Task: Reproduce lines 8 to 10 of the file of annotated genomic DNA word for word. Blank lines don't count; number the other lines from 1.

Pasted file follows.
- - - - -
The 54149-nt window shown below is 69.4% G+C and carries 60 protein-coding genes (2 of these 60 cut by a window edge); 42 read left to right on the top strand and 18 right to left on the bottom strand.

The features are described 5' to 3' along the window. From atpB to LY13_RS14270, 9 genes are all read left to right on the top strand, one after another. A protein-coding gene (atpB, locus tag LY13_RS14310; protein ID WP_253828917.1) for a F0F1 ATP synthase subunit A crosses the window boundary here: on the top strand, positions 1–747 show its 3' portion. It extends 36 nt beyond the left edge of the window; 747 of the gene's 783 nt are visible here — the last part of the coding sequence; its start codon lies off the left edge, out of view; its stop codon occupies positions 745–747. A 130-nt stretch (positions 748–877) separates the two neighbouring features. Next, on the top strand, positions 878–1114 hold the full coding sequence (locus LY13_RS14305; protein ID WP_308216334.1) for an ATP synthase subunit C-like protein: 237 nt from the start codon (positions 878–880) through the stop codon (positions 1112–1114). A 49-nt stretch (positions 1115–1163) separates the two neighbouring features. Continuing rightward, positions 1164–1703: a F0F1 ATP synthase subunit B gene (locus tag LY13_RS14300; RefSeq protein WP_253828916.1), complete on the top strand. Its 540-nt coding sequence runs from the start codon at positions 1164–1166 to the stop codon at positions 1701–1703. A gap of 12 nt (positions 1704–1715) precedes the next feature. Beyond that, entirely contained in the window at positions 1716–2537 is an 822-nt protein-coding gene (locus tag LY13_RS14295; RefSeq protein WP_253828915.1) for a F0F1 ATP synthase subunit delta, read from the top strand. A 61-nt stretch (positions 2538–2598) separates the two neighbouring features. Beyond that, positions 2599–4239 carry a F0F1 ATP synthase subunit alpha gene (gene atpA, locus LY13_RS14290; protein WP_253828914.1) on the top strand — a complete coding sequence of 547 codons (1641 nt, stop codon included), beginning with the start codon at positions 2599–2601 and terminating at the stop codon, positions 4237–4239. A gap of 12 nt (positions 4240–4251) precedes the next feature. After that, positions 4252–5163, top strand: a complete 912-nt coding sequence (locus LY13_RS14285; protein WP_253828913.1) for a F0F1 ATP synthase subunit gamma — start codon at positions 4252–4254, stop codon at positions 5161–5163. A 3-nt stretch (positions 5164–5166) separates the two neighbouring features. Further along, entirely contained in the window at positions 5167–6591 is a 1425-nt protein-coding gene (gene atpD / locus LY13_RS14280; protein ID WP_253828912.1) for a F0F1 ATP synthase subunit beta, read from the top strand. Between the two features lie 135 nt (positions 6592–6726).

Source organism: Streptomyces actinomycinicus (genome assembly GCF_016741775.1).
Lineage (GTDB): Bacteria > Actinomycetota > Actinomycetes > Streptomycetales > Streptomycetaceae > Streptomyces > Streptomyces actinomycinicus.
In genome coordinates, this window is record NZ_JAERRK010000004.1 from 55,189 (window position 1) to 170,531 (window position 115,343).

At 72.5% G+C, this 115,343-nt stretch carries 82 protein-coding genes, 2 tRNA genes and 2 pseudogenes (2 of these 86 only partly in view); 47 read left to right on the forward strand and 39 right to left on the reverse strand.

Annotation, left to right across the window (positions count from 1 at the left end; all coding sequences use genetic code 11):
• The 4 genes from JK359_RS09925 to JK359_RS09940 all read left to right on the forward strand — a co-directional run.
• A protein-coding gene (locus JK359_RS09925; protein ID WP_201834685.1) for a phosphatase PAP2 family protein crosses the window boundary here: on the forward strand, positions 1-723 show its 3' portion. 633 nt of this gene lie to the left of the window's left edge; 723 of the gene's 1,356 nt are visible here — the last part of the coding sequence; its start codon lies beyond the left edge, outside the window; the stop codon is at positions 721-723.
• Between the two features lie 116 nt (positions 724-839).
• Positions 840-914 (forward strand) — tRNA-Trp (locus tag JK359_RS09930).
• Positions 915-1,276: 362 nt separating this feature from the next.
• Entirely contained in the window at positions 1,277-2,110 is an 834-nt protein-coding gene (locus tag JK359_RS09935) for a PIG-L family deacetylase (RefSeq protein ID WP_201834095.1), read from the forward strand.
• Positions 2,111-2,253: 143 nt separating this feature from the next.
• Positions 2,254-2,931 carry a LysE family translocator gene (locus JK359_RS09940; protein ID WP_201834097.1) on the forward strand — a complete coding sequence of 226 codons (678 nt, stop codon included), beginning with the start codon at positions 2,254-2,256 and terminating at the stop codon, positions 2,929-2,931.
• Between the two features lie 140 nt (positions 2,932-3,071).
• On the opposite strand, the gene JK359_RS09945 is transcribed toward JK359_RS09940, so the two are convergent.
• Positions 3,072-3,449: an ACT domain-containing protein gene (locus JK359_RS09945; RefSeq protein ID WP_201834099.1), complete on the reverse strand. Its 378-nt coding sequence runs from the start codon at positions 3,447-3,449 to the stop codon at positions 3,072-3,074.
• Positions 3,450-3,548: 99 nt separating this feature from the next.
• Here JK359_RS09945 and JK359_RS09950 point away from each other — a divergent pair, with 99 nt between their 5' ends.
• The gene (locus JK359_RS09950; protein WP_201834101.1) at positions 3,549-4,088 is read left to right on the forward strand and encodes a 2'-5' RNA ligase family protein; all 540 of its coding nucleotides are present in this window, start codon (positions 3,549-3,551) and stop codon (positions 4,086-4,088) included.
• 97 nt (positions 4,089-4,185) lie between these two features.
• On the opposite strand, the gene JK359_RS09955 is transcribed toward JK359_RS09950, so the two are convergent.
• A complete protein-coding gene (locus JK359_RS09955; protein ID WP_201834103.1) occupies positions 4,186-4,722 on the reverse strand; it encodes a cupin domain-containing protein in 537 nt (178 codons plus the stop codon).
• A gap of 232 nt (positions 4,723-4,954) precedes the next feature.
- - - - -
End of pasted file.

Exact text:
• The 4 genes from JK359_RS09925 to JK359_RS09940 all read left to right on the forward strand — a co-directional run.
• A protein-coding gene (locus JK359_RS09925; protein ID WP_201834685.1) for a phosphatase PAP2 family protein crosses the window boundary here: on the forward strand, positions 1-723 show its 3' portion. 633 nt of this gene lie to the left of the window's left edge; 723 of the gene's 1,356 nt are visible here — the last part of the coding sequence; its start codon lies beyond the left edge, outside the window; the stop codon is at positions 721-723.
• Between the two features lie 116 nt (positions 724-839).